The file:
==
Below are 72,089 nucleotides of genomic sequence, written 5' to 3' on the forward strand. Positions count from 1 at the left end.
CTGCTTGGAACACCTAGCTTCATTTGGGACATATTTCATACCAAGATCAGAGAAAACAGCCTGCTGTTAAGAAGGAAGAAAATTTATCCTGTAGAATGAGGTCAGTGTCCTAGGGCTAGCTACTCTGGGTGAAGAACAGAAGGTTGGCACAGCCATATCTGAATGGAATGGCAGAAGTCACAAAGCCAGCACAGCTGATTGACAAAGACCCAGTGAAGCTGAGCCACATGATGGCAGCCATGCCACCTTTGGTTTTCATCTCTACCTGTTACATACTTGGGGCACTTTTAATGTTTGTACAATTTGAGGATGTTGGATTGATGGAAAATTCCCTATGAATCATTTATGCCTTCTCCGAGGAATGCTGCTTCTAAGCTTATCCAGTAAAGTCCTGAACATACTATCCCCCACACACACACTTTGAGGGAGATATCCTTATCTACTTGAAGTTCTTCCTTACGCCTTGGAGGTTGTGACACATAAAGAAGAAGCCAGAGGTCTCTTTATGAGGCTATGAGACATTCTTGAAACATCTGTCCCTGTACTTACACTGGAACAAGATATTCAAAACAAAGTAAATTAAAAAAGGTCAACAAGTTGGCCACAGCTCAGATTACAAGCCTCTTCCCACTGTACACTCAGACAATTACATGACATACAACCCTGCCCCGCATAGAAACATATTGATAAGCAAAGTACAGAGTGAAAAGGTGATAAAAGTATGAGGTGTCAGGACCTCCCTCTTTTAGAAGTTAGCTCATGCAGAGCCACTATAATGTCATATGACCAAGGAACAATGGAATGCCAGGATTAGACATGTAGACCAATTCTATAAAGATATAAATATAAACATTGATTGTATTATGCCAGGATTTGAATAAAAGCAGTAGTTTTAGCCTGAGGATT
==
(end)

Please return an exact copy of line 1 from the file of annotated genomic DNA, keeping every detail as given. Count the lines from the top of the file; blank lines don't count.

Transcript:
Below are 72,089 nucleotides of genomic sequence, written 5' to 3' on the forward strand. Positions count from 1 at the left end.